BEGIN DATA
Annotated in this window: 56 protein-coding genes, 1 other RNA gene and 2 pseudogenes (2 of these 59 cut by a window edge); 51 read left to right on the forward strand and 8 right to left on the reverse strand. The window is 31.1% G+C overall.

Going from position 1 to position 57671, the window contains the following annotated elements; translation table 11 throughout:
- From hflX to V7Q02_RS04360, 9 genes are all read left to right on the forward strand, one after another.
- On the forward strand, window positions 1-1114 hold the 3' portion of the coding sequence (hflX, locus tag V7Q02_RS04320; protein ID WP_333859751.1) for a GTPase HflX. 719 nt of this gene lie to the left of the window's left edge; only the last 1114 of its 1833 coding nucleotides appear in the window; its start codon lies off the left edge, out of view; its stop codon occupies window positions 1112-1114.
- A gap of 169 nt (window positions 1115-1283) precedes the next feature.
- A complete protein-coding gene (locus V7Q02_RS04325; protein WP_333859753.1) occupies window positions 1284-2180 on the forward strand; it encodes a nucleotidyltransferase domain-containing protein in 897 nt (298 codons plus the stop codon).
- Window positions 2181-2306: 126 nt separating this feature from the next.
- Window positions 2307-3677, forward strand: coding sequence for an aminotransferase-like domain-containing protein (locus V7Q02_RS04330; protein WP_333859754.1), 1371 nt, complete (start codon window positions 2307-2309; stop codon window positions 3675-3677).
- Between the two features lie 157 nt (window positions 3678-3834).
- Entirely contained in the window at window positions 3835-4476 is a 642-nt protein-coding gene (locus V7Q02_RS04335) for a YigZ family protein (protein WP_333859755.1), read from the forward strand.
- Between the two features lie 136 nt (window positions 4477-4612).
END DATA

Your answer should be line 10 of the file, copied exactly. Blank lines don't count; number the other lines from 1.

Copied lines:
- Entirely contained in the window at window positions 3835-4476 is a 642-nt protein-coding gene (locus V7Q02_RS04335) for a YigZ family protein (protein WP_333859755.1), read from the forward strand.